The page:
In the span of a few short but intense weeks, theGroup of DaimlerChrysler AG went from model citizen to town traitor.
At least, that's the perspective of automotive suppliers who make their living shipping parts forproducts and had to swallow hard when the beleaguered automaker demanded a 5% price cut early last December.
Is this, they asked, the death of the “extended enterprise,” the prototype for long-term supplier relations created by former Chrysler purchasing chief Thomas Stallkamp? DC maintains that the extended enterprise is not dead, but that tough times call for tough action.
And WAW's 23rd Annual Supplier Survey confirms that DC hardly is alone in its aggressive cost-down strategies.
Sixty percent of automaker participants in this year's survey, conducted between April 5 and May 10, say their companies have asked suppliers for price cuts of between 3% and 6%. And nearly 10% of OEM respondents say their companies have requested price cuts of more than 8%.
The OEM sample was a cross-section of all automakers currently producing vehicles in North America.
Nearly half of the supplier respondents say that other automakers — as well as Tier 1 suppliers — have placed similar demands on parts producers in the wake of DC's 5% price cut.
And both groups of respondents say that, overwhelmingly, pressure to cut prices has intensified since last year.
In retrospect, the size of the DC cut probably is not that significant. But the timing was bad, as suppliers were given only a few weeks to prepare for the change, when they already were expecting lower volumes in 2001 after a record-setting 2000.
Thomas Sidlik, the Chrysler Group's executive vice president of procurement and supply and a DC Board of Management member, says the pain was not all passed off to the supply community, as DC eliminated 20% of its own labor force.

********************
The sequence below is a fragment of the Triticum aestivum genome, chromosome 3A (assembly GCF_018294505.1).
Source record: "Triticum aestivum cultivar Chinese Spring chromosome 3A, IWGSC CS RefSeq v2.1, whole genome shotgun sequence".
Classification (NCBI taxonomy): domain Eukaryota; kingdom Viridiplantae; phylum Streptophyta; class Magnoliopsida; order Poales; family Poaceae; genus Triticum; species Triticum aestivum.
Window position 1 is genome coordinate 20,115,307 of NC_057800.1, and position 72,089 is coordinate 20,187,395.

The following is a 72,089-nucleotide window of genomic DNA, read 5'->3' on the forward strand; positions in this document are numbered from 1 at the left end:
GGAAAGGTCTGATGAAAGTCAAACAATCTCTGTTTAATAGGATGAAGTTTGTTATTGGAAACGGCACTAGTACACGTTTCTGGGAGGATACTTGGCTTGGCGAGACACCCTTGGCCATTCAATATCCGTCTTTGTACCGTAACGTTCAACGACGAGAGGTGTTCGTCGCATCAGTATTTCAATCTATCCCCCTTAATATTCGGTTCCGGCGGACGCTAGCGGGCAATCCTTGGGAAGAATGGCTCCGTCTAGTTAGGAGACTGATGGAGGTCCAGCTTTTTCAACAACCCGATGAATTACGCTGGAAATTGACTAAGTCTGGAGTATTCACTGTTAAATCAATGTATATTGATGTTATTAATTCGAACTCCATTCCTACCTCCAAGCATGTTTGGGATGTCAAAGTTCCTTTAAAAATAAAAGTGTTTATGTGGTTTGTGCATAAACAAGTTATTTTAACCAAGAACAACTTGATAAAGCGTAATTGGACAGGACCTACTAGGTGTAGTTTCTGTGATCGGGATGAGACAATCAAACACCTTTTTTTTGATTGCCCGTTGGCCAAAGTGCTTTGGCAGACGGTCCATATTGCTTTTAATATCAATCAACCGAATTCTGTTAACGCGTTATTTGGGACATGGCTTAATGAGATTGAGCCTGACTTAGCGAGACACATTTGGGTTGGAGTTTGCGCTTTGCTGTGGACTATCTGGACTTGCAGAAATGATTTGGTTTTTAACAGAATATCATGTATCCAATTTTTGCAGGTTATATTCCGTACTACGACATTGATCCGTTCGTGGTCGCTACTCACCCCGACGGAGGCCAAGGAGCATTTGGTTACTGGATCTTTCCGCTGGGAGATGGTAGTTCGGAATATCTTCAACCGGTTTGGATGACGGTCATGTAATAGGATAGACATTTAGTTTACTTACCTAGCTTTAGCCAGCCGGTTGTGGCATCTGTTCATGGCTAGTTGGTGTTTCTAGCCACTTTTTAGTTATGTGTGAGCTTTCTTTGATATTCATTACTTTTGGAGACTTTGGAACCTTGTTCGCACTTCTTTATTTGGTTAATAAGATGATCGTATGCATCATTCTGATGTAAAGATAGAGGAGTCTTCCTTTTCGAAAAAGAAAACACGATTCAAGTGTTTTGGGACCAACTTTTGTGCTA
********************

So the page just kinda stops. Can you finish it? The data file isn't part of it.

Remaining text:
“We went after 5% in the supply base because it's pretty serious,” Mr. Sidlik tells WAW. “This is no fun and games here. We can't lose $5 billion and still be around, so it's serious. We have a recovery plan to get us back on track to be very profitable, and there's no alternative.”
Fully 90% of DC's suppliers have complied with the 5% cut. “Only 10% didn't and chose not to be our suppliers,” Mr. Sidlik says. He says between $2 billion and $3 billion in contracts were re-sourced to new suppliers, without saying how many suppliers were affected.
Mr. Sidlik says those who met the 5% cut are on DC's “favored list” and will be rewarded with future contracts.
In February, DCC began working with the supply base to cut a further 10% in costs over the next two years.
Every Friday is “report card day” when about 100 employees, mostly engineers who are working with the suppliers, meet to gauge progress and applaud breakthroughs such as a sunroof switch that was used in a number of vehicles at a cost ranging as high as $6. A standard switch will be used in the future at a cost of $1.30 per unit.
Although our survey found that other automakers are seeking aggressive price cuts, an overwhelming majority of both OEM and supplier respondents described DC's 5% cut as unreasonable.
Supplier respondents had plenty of written comments to add to our survey with regard to the DC price cut.
Some say they are picking up new business opportunities with DC because the automaker is shopping for new suppliers. Others say these demands are a threat to the industry.
“We won't work for no margin,” writes one supplier respondent. “Why should we when there are other profitable niches?
In the wake of DC's 5% price cut, have other automakers and Tier 1 suppliers placed similar demands on their suppliers?
On average, how deep are the price cuts your company has demanded of suppliers for year 2001?
|More than 8%||9.8|
This is just a preview of our 23rd Annual Supplier Survey. Watch for full results in the August issue of WAW